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Averaging down is tricky. Back in '95 I did a trade on Japan. It was late spring, and Congress was talking its usual nonsense about "Asian competitiveness being un-American", or whatever, and it was threatening a trade-war with Japan. But it had to be assumed that kind of talk was just saber rattling. Japan was too important a trading partner (and the US's chief lender), and a trade-war would just beggar both sides. So the investing/trading bet had to be that both sides were bluffing, and the way to make money was to call their bluff by going long.

The Nikkei was plunging, and I started buying. It plunged more, and that scared me. So I reassessed. But the situation still motivated doing the trade, so I added. I added four times as the situation dragged on, not getting resolved. Two days after my last add, at what I considered a judiciously allocation to one bet, on roughly June 23 the Nikei reversed, and I knew I was golden. Because I had done the trades through a mutual fund, I had a mandatory, 90-day holding period. Not problem. I was in the money on the trade and riding the prices up.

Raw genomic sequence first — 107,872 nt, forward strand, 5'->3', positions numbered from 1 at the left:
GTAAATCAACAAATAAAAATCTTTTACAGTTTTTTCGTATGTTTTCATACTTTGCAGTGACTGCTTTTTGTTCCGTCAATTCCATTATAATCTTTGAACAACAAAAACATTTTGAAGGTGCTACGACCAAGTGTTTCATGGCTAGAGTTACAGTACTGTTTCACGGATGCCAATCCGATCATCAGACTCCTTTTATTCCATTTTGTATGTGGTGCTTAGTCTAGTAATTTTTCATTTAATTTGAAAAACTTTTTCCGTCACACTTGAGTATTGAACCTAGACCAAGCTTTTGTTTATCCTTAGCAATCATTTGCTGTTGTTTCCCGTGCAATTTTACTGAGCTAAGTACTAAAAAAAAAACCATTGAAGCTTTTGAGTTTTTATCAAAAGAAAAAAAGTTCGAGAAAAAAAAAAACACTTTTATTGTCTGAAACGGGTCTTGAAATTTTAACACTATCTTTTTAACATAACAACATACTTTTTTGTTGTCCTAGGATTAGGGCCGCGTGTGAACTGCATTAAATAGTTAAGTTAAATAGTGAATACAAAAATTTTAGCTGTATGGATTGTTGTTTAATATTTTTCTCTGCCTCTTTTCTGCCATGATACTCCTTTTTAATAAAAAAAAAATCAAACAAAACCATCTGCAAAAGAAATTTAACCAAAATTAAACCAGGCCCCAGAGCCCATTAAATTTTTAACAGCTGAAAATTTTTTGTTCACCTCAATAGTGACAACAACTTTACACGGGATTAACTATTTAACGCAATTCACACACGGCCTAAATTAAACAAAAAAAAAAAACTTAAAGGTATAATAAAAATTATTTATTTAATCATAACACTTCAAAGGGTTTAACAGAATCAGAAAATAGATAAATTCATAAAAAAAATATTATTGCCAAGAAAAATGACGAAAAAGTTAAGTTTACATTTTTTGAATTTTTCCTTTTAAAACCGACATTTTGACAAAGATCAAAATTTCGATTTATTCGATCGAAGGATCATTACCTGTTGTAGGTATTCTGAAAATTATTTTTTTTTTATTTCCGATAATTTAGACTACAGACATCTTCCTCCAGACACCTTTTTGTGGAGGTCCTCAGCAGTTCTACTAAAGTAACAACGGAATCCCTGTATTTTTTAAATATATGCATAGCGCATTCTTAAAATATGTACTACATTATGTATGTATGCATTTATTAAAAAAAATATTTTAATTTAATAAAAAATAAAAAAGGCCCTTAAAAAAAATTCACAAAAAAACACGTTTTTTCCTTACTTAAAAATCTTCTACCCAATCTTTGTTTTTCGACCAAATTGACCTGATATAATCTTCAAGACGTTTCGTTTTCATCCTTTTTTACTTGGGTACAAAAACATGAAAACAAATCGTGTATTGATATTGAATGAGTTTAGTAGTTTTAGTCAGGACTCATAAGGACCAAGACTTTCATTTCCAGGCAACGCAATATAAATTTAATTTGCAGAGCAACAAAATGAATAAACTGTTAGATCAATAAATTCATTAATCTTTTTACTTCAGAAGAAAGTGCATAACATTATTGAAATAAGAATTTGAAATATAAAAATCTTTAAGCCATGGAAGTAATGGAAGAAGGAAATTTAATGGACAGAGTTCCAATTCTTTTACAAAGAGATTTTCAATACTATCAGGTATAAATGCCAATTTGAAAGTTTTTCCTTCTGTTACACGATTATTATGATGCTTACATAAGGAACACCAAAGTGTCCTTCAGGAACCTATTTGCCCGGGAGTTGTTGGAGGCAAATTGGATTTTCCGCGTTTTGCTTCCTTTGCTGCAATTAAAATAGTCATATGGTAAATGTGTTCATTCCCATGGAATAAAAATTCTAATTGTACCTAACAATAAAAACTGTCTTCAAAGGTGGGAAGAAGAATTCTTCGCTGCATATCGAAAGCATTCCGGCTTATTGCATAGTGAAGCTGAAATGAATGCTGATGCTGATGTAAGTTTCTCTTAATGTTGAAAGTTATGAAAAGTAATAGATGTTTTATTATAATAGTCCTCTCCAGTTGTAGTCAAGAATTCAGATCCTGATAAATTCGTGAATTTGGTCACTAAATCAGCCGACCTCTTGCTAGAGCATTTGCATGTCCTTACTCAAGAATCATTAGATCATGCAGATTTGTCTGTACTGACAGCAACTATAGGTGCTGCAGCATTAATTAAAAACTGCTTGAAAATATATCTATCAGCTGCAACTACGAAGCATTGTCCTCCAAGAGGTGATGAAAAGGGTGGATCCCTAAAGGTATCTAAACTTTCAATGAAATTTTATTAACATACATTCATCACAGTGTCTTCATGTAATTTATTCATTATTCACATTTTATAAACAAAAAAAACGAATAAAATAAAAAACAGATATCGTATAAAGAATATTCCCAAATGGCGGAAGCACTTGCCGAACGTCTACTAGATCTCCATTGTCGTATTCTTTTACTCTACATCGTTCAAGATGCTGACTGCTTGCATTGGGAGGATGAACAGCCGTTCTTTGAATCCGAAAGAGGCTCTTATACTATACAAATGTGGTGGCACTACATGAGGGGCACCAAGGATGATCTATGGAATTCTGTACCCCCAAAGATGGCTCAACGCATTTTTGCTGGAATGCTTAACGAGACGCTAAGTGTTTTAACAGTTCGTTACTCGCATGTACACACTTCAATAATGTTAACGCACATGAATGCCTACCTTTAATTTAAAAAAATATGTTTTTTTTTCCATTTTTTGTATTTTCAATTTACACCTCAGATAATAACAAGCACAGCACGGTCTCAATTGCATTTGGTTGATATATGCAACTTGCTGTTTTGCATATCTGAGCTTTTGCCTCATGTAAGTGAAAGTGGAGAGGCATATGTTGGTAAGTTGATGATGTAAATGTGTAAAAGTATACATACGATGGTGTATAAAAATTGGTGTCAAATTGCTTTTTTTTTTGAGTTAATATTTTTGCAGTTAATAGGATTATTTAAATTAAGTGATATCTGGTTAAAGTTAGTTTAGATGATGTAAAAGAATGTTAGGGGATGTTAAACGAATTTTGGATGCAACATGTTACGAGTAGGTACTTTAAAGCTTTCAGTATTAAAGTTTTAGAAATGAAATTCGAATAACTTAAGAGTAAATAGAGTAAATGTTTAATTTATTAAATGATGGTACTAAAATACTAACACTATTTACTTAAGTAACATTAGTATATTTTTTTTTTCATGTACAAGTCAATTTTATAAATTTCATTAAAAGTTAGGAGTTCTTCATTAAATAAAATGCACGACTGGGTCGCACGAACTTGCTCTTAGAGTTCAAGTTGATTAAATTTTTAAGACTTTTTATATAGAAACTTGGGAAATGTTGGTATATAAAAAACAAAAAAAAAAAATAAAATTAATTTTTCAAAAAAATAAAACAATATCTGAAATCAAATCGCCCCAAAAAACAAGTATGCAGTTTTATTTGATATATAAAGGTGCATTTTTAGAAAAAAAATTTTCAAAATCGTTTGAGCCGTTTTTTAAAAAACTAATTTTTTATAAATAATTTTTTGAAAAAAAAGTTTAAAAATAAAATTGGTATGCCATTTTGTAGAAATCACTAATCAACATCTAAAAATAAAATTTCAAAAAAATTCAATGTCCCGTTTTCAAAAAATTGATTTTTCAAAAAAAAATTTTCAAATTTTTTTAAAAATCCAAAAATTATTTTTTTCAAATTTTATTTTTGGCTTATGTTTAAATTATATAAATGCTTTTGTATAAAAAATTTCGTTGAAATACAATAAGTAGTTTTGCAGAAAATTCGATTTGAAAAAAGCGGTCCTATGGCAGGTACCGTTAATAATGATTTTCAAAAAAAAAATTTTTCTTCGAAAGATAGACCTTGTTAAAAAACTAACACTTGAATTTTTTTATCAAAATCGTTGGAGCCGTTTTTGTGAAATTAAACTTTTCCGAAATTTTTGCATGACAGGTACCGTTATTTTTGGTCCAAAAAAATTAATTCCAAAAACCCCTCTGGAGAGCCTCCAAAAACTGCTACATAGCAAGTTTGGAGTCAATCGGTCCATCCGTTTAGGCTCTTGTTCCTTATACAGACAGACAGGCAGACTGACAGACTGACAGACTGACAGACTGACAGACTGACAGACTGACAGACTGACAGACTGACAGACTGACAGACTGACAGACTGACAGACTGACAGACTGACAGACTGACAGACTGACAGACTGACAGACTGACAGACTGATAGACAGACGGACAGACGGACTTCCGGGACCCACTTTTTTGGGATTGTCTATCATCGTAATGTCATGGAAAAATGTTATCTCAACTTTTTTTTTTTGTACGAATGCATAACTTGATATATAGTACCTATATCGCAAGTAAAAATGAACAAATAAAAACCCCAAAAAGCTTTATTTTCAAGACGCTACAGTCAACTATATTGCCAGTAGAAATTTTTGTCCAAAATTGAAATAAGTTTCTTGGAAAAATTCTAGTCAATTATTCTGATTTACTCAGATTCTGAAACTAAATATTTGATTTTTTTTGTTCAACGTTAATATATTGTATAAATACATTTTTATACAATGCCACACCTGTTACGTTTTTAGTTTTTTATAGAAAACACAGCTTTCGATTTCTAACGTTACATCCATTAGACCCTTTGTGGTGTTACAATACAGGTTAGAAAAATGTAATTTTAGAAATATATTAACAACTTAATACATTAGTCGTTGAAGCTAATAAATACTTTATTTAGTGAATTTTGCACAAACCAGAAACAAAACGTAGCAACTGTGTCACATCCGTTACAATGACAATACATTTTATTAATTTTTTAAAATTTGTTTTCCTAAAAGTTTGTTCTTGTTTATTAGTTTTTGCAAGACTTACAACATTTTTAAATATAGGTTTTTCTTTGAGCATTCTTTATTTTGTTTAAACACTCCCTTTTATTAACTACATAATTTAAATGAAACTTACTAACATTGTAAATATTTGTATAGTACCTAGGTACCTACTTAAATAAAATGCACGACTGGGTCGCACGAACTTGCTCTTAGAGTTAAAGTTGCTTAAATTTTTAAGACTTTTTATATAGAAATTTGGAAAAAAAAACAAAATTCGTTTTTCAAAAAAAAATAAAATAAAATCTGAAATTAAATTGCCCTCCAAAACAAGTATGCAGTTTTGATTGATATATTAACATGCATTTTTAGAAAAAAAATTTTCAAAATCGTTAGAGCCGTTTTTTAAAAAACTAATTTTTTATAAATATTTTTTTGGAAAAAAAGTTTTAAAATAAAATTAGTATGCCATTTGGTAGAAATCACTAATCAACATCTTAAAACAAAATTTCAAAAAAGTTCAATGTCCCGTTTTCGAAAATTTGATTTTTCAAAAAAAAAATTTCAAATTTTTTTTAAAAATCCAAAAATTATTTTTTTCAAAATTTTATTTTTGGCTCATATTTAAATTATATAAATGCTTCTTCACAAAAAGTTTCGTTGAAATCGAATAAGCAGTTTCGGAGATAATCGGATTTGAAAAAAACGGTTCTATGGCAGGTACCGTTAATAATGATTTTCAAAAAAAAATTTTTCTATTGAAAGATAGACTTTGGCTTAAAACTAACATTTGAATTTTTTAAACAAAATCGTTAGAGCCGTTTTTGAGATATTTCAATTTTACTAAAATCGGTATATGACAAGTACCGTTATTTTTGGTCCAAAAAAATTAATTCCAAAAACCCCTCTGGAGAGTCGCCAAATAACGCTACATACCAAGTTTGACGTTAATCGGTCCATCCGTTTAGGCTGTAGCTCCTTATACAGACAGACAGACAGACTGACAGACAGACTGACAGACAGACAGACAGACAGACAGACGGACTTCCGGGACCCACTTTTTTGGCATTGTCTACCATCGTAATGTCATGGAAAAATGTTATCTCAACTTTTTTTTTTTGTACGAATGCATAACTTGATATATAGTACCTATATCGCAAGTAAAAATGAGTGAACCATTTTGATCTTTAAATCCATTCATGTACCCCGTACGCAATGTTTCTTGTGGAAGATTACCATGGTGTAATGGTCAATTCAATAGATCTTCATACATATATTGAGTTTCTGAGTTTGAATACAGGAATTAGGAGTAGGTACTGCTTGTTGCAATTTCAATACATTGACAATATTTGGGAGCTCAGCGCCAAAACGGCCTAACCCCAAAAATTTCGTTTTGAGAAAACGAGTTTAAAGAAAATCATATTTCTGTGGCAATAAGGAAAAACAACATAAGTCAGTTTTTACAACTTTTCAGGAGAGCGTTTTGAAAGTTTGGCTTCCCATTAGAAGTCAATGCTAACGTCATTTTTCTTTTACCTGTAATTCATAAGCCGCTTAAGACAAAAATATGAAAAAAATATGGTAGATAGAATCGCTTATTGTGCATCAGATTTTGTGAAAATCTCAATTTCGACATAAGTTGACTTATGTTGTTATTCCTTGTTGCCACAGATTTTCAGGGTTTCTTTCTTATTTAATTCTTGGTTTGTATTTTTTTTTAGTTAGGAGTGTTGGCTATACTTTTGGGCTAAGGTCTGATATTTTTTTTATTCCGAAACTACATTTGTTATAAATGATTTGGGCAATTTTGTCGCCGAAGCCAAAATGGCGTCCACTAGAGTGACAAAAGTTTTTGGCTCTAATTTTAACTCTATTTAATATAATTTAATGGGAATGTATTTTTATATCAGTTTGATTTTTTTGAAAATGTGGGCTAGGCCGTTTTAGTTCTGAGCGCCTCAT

Now it's getting to be late July, maybe mid-August, and Barrons runs a big article, "Is It Now Time to Get Back into Japan?" I laughed.

"Hey, guys. Where were you in May and June when the buying should have been done?"

But I also knew I was now more golden than before. I now had institutional money coming into the market I could sell to. That's exactly what I did. As each position hit its 90 days, I unwound it and by early September I was out of everything with double my money. Sweet, sweet trade. The ant got in before the elephants, and he got out before them, too.

With bonds, that kind of a trading is hard to do, not that I don’t keep trying. LOL. But reviewing my score (for how many times averaging down has worked versus how many times it has failed) would be a good project for tomorrow. My suspicion is that its efficacy is a coin-toss, or slightly worse. But we always remember best the times when averaging down worked, which is why never doing it is a good rule of thumb.

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